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Apr 08, 2017 11:08 AM EDT

Community Colleges in Texas had been waiting for the approval of their request to offer four year courses. The approval would mean more students from the communities would be able to finish a four year course.

A bill had been passed regarding inclusion of bachelor's degree program in community colleges in Texas. Students can enroll in a community colleges for the first two years of their studies. After two years, they had to transfer to a university to finish their bachelor's degree. Supporters of the proposal believed that this will benefit students in the locality. They would be able to obtain a bachelor's degree without having to leave home to study in university, the WUSA9 reported.

In addition, allowing community colleges to offer four year courses would help meet the rising demand for skilled workers. It was predicted that several years from now, Texas would experience shortage of workers in the field of nursing, early childhood education, applied technology and applied science.

It is currently estimated that around 40 percent of registered nurses in Texas will reach retirement age soon. Around 60,000 nurses will be needed to replace them. This means universities and colleges have to produce more nurses.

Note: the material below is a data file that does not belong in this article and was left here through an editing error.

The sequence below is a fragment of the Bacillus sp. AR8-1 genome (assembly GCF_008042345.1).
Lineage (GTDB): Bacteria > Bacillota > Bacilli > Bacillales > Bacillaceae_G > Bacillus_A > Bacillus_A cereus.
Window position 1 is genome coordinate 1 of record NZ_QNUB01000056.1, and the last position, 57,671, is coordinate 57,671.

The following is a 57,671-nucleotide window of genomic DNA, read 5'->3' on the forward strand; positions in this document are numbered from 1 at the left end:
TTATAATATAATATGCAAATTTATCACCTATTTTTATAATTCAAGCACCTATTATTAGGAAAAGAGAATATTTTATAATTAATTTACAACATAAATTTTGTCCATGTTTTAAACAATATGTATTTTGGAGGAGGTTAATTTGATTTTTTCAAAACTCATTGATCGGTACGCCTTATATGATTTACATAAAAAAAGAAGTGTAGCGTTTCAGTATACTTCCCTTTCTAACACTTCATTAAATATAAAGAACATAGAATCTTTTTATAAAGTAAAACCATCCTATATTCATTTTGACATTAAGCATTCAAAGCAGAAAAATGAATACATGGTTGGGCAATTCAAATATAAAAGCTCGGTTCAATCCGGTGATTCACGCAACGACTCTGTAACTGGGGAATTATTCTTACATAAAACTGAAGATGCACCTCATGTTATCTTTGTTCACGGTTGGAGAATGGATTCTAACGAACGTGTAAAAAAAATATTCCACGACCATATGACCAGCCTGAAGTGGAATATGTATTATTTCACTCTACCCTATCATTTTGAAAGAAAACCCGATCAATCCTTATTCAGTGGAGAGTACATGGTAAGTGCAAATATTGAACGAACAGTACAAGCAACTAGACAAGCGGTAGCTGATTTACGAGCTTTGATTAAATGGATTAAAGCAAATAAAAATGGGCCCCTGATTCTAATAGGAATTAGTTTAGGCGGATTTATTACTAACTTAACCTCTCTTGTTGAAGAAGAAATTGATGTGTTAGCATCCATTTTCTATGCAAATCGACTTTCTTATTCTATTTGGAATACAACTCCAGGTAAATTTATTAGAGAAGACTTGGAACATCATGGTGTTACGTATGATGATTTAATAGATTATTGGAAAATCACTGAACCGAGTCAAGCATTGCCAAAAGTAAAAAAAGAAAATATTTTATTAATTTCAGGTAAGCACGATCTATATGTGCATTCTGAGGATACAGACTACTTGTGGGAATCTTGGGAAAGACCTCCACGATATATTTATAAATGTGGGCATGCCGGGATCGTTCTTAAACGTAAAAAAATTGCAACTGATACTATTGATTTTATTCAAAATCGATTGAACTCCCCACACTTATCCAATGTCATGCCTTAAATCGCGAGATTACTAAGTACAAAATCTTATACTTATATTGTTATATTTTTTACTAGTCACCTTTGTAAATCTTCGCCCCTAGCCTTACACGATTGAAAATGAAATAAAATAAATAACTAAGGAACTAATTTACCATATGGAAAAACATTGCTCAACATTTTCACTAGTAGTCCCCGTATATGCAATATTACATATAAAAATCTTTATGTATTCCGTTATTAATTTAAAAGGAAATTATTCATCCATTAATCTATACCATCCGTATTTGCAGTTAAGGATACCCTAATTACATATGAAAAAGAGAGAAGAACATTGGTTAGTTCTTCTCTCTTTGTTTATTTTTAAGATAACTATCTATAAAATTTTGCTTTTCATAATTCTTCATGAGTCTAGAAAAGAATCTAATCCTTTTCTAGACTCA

Supporters of the bill considered this as an opportunity to increase the number of skilled professionals to fill future job posts. Those who are against it believed that offering bachelor's degree program might cause tuition fee hike. This might result to increased competition among universities, News Channel 10 reported.

The Texas Nurses Association expressed its concern about the quality of nursing education that students will get. Graduates must be able to perform nursing tasks excellently. All it wants is to have the nursing course offered by accredited schools, including community colleges.

Once approved, community colleges will offer limited number of courses only. To be prioritized are courses in the field of nursing, applied science and applied technology.

Follows Community Colleges, nursing, applied science, applied technology, community colleges in Texas, Texas legislators, skilled workers
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